“I am not going to sit on my ass as the events that affect me unfold to determine the course of my life. I’m going to take a stand. I’m going to defend it. Right or wrong, I’m going to defend it.”
-Cameron in “Ferris Bueller’s Day Off”
With the semiannual inflation in coursework, life moving much faster than Ferris had warned, “Frankenstorm” causing added fear and loathing, and the impending Nibiru cataclysm, it may seem difficult to focus on the presidential election.
Despite being bombarded by over $1.5 billion in combined campaign funds, many college students are either still on the fence, or mostly apathetic, to the decision that will determine the leader of our country and the path it takes. How can one be expected to care about who control the U.S.A.’s legislative agenda and foreign policy in Libya and Yemen when it’s football season?
As bad as all this sounds, perhaps it is the absurdity of politicking that keeps people away. The current election is perhaps the first that many students have paid any attention to, and it has certainly had its bizarre goings-ons.
Mitt Romney has certainly had his share: talking about corporations being people, “binders full of women,” the dog incident, Mormonism, 47 percent, “The Romney Olympics,” etc. Joe Biden’s moment in the spotlight, during the vice presidential debate, made him seem like a cantankerous senior citizen. Across from him was Paul Ryan, whose obsession with Ayn Rand and P90X seems to be only outdone by his penchant for lying.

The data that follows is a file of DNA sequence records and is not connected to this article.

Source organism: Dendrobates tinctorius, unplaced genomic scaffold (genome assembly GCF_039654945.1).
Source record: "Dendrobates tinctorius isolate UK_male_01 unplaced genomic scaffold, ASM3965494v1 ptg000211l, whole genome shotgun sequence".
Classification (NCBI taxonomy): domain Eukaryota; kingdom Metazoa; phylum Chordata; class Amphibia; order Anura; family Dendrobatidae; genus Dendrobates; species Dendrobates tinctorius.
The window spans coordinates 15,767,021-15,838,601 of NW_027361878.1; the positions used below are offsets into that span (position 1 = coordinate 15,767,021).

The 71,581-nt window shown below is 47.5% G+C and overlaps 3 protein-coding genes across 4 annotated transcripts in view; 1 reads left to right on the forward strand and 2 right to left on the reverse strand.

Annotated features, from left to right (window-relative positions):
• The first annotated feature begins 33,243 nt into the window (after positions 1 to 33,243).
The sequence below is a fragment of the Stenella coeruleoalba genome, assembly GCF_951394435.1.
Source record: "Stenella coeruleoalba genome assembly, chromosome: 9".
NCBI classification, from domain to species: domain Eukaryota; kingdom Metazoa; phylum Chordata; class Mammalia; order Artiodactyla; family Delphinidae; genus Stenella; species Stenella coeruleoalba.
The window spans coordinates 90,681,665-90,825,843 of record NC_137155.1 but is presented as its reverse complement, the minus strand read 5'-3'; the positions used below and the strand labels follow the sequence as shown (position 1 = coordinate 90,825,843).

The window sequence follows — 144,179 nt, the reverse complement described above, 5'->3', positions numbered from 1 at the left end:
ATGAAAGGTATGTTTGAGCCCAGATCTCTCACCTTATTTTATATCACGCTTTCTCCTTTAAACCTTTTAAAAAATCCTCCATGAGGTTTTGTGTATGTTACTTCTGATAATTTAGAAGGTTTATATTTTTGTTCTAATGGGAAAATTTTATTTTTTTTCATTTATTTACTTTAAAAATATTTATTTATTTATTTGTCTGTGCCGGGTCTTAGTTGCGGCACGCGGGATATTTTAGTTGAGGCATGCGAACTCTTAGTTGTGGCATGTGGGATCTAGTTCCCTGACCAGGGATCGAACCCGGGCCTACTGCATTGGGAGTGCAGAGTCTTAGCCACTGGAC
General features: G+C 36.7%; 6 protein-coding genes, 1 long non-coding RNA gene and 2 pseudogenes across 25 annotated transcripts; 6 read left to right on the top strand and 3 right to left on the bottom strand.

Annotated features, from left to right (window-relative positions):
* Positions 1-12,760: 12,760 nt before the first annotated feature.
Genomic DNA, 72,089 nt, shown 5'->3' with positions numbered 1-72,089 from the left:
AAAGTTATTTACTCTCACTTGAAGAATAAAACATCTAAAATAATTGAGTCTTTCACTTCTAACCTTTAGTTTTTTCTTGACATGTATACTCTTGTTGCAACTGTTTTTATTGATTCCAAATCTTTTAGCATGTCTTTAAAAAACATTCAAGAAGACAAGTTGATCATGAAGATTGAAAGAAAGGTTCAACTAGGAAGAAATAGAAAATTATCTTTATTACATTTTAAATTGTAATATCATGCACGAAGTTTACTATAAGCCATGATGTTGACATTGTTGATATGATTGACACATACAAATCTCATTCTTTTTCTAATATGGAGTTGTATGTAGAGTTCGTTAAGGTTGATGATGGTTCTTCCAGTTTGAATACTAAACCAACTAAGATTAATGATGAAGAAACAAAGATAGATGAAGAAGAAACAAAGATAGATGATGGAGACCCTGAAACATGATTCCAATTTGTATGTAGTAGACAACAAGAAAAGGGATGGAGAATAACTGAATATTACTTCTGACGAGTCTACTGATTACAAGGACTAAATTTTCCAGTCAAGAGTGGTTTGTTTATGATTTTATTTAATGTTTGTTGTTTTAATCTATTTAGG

Even the president, undeniably cool in the pantheon of POTUSes, has had his missteps: “you didn’t build that,” the
first presidential debate, small towns in Pennsylvania “cling [ing]to guns or religion,” the seemingly disconnected motive of Jay-Z’s fundraiser.
This is just a sample size of the political brouhaha that the media promulgate, instead of the real problems people should care about. Combine all this with the habitual mudslinging, flip-flopping, ambiguous policies, the carousel of blowhard analysts and the never-ending quarrels over social issues, and it is no wonder people are unenthusiastic and uninterested.
However, despite all the muck and mire, you should care about this election. There are huge issues at stake, issues that will certainly affect you and the people you care about, issues like: abortion, women’s rights, health care, gay marriage, war, immigration, guns, the economy, education and so and so forth.
The victors write the history and the society you live in will change, for better or for worse, regardless of if you choose to participate.
We should be seeking a reflective equilibrium on issues, as John Rawls stated that “those who suppose their judgments are always consistent are unreflective and dogmatic; not uncommonly they are ideologues and zealots.”
I’m not here to tell you who to vote for, just to be an active participant in your own rescue. Your vote allows you that opportunity.
As my favorite president, Teddy Roosevelt, said, in his “man in the arena speech,” he “who spends himself for a worthy cause; who, at the best, knows, in the end, the triumph of high achievement, and who, at the worst, if he fails, at least he fails while daring greatly, so that his place shall never be with those cold and timid souls who knew neither victory nor defeat.”